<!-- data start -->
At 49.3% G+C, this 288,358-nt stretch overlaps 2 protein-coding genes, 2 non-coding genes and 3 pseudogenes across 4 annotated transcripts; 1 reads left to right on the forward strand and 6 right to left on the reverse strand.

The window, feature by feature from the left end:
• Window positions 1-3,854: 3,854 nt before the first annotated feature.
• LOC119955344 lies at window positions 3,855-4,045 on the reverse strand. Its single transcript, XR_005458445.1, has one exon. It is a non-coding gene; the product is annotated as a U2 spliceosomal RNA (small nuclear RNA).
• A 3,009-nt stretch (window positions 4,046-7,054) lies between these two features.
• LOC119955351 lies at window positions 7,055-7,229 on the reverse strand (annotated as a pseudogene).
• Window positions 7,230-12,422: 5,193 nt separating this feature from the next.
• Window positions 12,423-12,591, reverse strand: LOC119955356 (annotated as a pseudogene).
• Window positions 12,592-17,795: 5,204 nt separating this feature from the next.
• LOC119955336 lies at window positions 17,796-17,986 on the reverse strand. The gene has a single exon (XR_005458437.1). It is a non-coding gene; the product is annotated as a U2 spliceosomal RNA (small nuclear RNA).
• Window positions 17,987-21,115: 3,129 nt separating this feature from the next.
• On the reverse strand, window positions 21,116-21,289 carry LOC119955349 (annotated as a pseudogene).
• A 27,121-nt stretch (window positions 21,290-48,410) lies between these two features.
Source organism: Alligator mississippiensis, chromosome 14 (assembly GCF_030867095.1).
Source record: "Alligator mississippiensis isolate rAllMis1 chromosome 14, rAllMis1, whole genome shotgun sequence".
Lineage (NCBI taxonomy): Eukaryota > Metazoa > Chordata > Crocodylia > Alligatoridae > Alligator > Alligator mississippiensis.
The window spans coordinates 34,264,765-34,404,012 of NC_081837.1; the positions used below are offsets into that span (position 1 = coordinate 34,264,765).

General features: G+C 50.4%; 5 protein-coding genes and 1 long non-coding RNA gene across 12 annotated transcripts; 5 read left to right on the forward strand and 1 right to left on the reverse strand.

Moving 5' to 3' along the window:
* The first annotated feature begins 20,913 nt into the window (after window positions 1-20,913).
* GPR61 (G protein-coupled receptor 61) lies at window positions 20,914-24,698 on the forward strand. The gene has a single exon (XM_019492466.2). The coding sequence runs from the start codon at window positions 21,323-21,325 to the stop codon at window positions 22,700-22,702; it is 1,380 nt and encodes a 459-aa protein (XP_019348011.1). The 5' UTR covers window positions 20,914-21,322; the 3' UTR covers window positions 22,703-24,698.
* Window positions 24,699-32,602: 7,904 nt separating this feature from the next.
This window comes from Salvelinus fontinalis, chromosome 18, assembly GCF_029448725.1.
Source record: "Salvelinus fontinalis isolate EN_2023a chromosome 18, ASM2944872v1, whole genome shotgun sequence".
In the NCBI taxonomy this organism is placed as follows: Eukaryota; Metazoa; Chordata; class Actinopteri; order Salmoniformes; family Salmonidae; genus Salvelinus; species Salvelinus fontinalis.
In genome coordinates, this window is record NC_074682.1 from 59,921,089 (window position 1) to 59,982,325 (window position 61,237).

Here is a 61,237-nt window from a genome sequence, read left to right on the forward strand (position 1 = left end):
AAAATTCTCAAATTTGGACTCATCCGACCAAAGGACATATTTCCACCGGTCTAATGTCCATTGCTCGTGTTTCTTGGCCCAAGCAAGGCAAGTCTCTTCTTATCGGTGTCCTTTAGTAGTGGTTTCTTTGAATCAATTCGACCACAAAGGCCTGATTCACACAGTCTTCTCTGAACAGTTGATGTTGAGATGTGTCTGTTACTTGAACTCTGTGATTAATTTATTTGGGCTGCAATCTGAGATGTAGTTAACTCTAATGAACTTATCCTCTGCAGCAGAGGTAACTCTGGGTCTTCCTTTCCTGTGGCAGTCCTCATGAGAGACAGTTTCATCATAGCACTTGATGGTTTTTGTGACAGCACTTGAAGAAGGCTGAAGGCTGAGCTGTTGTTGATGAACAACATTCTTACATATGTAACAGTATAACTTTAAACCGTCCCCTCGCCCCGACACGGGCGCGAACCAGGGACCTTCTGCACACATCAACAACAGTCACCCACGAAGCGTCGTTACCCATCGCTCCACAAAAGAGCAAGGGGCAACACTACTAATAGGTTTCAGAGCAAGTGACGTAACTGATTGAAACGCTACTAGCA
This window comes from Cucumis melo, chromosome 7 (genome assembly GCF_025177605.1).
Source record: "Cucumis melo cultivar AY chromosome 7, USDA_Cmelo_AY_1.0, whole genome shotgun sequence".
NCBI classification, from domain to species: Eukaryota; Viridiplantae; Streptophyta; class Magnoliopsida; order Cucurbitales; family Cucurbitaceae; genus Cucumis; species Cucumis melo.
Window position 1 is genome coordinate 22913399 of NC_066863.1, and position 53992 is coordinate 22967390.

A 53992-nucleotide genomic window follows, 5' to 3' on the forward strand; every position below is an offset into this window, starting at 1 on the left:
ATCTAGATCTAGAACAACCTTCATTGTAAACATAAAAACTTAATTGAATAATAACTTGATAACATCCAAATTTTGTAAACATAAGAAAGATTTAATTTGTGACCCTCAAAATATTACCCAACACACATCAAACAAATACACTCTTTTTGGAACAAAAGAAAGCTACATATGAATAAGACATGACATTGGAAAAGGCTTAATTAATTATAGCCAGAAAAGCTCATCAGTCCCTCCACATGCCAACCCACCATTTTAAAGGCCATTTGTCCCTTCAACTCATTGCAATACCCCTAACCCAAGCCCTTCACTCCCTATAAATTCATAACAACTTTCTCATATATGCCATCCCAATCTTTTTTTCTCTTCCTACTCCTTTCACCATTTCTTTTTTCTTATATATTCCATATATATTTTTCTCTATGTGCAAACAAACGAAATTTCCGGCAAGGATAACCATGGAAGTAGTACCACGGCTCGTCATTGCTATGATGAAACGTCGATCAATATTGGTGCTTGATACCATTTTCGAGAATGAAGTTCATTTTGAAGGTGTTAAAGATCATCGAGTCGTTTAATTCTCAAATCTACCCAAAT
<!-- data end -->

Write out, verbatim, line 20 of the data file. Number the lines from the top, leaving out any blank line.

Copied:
* The first annotated feature begins 20,913 nt into the window (after window positions 1-20,913).